In a bid to boost their skills, students are learning to take the blame for their own mistakes and help others to do the same.
A new book by one of the world’s most popular business schools claims students are better at taking responsibility for their mistakes when it comes to the work they do.
The new book, Lean in: A New Generation of Leadership by Kaley Cuoco, says students need to take responsibility for what they do because they are often the ones who fail.
The book argues that it’s important for students to understand the difference between being “responsible” and “selfish” and to “understand that they have a role in the decision-making process”.
It also suggests that it is better to be responsible for your actions than to be selfish.
“The goal should be to get the student to feel a sense of responsibility for the actions of others, rather than a feeling of selfishness or guilt,” says author Kaley Coccia, a senior lecturer in the business studies department at Columbia Business School.
“It’s important to teach students that they need to be more responsible and take more responsibility for other people’s decisions, because they will make them worse.”
A survey of 4,000 people across the US, published by Bloomberg Businessweek, found that more than half of American students felt “responsible for everything”, and almost half said they were the one responsible for the whole school.
That attitude was also the most common feeling among those who did not identify as being in the “professional” category.
It was also a key reason why students are more likely to fail in the job market than those who are.
“There are lots of examples of students who didn’t know how to deal with stress or people who were not very skilled, which can lead to poor performance in a workplace,” says Coccias.
“This is not to say they’re not going to succeed, but it’s also not a good way to teach the student how to be successful in the workplace.”
This view has also been echoed by the US Department of Education, which says that students need more support from teachers in order to succeed.
“I think we need to teach our students that there is a role for them in the work place,” says Dr. Lisa Binder, associate director for workforce development for the US Education Department.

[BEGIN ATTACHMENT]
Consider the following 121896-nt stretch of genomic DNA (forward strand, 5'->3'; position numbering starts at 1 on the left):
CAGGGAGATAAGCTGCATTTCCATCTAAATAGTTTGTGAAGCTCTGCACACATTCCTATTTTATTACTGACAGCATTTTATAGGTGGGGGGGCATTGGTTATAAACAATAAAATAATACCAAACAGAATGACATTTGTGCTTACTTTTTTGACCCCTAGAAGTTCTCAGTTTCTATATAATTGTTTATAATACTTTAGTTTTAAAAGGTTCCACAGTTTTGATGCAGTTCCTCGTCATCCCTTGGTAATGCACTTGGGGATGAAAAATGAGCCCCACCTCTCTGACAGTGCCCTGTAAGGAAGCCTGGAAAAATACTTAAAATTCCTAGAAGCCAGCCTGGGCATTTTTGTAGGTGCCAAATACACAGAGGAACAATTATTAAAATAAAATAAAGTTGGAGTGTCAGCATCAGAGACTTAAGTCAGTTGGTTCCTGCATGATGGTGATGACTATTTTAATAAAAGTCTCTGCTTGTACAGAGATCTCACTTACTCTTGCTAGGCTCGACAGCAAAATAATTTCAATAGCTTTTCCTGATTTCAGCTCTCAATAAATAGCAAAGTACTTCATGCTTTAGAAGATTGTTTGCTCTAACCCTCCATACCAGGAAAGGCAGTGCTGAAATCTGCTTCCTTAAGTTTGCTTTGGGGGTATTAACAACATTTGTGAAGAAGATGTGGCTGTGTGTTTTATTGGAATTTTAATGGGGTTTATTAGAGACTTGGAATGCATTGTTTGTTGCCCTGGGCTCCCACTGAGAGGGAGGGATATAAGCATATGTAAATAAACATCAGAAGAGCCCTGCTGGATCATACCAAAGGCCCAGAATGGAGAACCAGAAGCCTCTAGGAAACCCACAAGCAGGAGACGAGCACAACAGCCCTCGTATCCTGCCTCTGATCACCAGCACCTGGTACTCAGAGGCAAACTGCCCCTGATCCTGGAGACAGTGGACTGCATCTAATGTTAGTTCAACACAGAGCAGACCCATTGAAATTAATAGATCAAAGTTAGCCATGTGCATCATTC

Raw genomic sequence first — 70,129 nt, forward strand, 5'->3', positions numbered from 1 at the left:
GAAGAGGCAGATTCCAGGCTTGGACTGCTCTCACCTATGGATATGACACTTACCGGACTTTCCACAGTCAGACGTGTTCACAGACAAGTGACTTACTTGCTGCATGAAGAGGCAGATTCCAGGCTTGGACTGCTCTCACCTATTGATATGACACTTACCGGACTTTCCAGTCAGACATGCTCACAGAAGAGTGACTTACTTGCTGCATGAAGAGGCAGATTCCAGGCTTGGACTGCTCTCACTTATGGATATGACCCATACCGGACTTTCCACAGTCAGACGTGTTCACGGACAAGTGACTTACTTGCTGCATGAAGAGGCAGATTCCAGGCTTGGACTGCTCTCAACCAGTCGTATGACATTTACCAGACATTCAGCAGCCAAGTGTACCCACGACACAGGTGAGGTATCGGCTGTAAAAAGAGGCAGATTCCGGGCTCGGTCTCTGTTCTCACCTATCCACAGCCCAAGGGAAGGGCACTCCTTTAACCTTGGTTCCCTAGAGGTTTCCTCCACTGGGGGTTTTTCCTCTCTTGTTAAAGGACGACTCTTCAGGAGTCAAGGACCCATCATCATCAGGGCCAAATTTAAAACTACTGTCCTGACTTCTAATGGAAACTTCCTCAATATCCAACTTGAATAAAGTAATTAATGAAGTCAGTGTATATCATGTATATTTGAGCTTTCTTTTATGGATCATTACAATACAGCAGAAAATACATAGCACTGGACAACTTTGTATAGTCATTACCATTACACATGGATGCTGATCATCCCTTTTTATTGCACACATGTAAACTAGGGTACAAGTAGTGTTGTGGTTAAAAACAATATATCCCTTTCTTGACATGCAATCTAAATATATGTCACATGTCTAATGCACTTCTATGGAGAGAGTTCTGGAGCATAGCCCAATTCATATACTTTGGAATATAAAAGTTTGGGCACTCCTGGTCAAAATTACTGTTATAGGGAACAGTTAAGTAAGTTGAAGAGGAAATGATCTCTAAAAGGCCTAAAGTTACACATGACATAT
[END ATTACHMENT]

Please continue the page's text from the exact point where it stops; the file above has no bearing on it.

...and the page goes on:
“They need to understand that their efforts are being used to help people and to make a difference.”
The book is a departure from previous books on leadership by leaders such as Harvard Business School’s Daniel Kahneman and Stanford University’s Daniel Gilbert, who argued that students should focus on being the “whole person” instead of focusing on the individual.
“When you look at the data, when you look in the classroom, when students are getting feedback on how they’re performing in the class, they’re really, really happy and satisfied with what they’re doing,” says Binder.
“If they’re learning the same lessons they learned in school, that’s the difference.”
It is not just students who are benefiting from the book, though.
More than 70 per cent of US students said they had noticed changes in their work ethic over the past year, according to the survey, and those students are also more likely than others to be in jobs that require a college degree.
But many of those changes were seen in the US workforce, and the book suggests that the rise in college attendance has also helped the economy.
“Students are coming back to school to get a higher degree,” says Cuoco.
“College is not a bad thing in itself, but you can make a lot of students feel like they have to go back to work after graduation, even if they’re only going to be here for a few months.
So we’ve got to be mindful of that.”
The US has one of most competitive education systems in the world, and its schools are often among the most expensive, with private colleges and universities typically charging between $50,000 and $75,000 a year.
The books focus on the rise of private schools, including the Harvard Business Review, the prestigious Ivy League business school and the New York University Stern School of Business, which is currently on the hunt for a new dean.
The authors also focus on what has been done to increase the number of students attending college over the last 20 years, and how these efforts have led to a dramatic drop in the number and cost of higher education.
“We have a very competitive environment, which means there are going to always be some things that are going on that people can’t compete on,” says Kaley’s husband, Bill.
“But in terms of quality, we’re very good, and there’s so much to learn.”